While Walmart is using tax reform to raise its nationwide minimum wage to $11 an hour and to grant bonuses, the Red Robin restaurant chain is reacting to mandated minimum wage laws by laying off all of its busboys.
Walmart CEO Doug McMillon in a press release explained why he had made the decision: “Tax reform gives us the opportunity to be more competitive globally and to accelerate plans for the U.S.”
At the same time, however, Walmart announced it would shutter 63 Sam’s Clubs stores, effectively laying off 7,500 workers. Some of the stores will be converted to e-commerce warehouses.
Red Robin said it expects to save $8 million annually by eliminating the busboy position at its 570 locations. Previously, the firm had eliminated the position of expediter, a person who assembles food on the plates.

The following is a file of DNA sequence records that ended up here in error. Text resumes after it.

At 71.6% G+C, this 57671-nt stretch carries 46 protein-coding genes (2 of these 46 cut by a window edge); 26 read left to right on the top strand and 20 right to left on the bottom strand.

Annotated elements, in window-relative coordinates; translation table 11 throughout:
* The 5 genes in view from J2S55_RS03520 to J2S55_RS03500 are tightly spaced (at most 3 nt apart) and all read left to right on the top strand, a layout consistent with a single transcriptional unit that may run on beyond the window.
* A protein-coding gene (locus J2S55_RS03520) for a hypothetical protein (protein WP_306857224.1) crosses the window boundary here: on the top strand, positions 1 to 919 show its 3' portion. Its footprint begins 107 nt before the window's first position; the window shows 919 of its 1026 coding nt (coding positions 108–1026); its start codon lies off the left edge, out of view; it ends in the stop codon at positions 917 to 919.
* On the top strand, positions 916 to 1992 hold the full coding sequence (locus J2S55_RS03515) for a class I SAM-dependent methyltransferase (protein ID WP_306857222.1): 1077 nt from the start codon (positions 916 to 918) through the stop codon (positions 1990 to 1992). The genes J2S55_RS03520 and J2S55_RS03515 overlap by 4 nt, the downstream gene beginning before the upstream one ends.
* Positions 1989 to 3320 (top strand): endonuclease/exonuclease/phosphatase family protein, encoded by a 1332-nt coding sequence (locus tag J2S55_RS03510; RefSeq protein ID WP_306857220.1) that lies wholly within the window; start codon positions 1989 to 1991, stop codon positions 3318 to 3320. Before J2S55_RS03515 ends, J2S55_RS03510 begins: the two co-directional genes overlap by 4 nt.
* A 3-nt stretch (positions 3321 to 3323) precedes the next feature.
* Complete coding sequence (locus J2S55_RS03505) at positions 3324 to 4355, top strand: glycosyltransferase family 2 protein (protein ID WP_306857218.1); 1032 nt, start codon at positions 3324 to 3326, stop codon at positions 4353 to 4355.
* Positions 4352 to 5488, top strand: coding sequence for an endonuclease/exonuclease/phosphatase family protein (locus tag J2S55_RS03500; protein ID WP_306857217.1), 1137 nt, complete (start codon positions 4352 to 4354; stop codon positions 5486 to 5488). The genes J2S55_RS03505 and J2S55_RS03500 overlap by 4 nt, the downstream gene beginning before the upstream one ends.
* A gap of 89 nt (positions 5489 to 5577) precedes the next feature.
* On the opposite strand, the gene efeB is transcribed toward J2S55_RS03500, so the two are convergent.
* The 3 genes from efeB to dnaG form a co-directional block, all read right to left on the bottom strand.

“Labor costs across the country are going up, and that’s clearly putting pressure on all restaurants,” said Jason Rusk, Red Robin’s vice president of innovation.
On Jan. 1, 18 states and 19 local governments raised their minimum wage requirements. Seattle already has a $15-an-hour minimum wage, while other states and localities are inching toward that level in the years to come.
Walmart competitor Target raised its minimum wage to $11 in September, and said it would raise its minimum wage to $15 by 2020. Walmart and Target’s new minimum wage levels exceed the state minimum wage in all but three states, according to a research note from financial services firm BTIG. In those states, the companies must pay more on an hourly basis.
Walmart raised its minimum wage to $9 an hour in 2015, and the next year said it would offer $10 an hour to those who complete an in-house training program. Wages at the world’s largest retailer now range from $11 to $24.70 an hour, with the average being $14.50.
The federal minimum wage has been stuck at $7.25 an hour since 2009.